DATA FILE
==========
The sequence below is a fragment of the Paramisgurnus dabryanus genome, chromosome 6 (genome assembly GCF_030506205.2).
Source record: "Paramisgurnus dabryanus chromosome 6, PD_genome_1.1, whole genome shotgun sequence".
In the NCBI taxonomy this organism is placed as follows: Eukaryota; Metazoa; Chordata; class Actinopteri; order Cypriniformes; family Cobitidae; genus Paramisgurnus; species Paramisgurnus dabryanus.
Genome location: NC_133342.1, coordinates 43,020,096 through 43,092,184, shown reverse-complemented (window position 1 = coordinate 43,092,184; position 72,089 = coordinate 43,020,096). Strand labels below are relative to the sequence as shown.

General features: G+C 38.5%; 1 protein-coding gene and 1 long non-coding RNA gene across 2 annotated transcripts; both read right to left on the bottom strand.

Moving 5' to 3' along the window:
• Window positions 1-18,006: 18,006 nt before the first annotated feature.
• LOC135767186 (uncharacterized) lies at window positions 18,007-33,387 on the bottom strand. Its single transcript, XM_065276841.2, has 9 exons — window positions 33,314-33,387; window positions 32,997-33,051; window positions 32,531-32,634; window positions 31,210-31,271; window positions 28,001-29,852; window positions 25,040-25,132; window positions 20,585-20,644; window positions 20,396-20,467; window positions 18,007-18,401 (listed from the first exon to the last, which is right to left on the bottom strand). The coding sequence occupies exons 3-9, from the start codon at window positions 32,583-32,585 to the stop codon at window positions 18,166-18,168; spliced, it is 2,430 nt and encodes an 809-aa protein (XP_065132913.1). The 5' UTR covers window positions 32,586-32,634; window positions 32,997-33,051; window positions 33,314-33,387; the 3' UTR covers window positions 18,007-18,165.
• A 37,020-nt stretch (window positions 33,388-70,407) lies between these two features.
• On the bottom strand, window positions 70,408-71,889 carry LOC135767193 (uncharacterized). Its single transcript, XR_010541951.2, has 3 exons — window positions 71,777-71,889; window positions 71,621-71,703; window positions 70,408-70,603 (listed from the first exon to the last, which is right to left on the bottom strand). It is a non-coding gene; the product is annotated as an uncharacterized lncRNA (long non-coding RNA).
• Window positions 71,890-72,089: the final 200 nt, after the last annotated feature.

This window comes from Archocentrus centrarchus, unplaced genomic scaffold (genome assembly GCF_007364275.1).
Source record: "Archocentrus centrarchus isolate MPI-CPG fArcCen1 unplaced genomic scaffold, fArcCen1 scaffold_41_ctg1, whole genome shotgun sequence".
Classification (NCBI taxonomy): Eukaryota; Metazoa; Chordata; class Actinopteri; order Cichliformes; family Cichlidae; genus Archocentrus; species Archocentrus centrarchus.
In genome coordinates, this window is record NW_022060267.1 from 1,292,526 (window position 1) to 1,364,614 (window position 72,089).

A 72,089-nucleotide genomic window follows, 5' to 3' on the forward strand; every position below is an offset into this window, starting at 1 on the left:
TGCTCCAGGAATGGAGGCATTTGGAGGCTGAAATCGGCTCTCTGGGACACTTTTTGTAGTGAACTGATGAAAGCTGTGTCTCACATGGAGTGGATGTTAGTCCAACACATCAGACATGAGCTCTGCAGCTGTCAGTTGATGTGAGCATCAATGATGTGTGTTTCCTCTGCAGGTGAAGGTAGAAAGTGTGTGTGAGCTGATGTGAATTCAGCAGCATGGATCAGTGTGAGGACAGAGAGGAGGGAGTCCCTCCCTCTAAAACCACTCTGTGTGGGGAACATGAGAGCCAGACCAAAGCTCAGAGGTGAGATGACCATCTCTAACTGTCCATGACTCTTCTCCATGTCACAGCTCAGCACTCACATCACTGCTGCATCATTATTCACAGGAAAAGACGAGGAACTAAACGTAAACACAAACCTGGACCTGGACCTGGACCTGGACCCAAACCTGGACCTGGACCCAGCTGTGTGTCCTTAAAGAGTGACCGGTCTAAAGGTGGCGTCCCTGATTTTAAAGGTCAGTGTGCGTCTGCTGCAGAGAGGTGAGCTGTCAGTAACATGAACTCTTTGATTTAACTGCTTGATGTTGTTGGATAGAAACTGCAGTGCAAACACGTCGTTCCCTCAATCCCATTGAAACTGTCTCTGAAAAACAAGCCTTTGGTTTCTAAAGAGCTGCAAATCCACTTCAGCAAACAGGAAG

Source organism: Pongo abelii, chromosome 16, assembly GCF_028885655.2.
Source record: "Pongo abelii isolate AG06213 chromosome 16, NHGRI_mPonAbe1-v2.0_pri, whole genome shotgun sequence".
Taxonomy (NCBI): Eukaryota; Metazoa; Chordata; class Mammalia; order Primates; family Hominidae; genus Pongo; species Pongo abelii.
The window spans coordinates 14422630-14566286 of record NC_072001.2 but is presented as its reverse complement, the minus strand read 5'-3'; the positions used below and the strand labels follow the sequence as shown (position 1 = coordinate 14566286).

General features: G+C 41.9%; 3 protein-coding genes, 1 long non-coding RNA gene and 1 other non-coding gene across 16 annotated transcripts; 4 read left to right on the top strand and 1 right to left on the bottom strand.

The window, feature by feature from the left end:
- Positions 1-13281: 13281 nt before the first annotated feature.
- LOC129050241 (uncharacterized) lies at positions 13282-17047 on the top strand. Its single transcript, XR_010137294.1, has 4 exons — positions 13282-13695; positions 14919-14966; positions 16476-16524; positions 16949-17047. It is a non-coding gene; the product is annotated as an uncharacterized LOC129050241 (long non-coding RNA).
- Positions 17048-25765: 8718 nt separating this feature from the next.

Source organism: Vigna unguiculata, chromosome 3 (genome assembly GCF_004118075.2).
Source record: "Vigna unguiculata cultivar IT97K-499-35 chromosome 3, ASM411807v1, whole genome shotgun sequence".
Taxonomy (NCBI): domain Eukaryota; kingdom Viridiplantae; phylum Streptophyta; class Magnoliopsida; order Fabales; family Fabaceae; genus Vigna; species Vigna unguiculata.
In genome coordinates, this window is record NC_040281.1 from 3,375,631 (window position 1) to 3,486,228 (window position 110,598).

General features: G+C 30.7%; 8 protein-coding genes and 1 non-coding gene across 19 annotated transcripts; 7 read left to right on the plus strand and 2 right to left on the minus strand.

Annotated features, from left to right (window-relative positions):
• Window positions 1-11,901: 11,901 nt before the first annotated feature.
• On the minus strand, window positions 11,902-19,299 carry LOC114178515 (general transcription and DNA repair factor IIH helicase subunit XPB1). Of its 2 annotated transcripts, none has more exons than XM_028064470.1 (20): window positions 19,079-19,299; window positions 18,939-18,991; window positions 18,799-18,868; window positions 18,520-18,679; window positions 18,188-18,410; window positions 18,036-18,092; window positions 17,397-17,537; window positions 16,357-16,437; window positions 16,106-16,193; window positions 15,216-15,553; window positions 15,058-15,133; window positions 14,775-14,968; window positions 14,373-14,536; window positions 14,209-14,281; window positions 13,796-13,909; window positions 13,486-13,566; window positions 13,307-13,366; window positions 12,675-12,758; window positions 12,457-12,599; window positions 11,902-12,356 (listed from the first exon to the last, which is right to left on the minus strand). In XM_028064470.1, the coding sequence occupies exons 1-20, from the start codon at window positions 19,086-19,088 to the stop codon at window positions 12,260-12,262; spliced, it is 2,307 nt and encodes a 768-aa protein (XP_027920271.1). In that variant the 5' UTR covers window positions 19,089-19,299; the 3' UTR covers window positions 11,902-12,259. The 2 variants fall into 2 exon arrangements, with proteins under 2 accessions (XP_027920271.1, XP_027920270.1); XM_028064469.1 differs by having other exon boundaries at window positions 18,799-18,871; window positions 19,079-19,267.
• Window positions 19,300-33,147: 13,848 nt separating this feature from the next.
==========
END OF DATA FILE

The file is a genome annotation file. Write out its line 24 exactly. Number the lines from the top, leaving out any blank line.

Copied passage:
- Positions 1-13281: 13281 nt before the first annotated feature.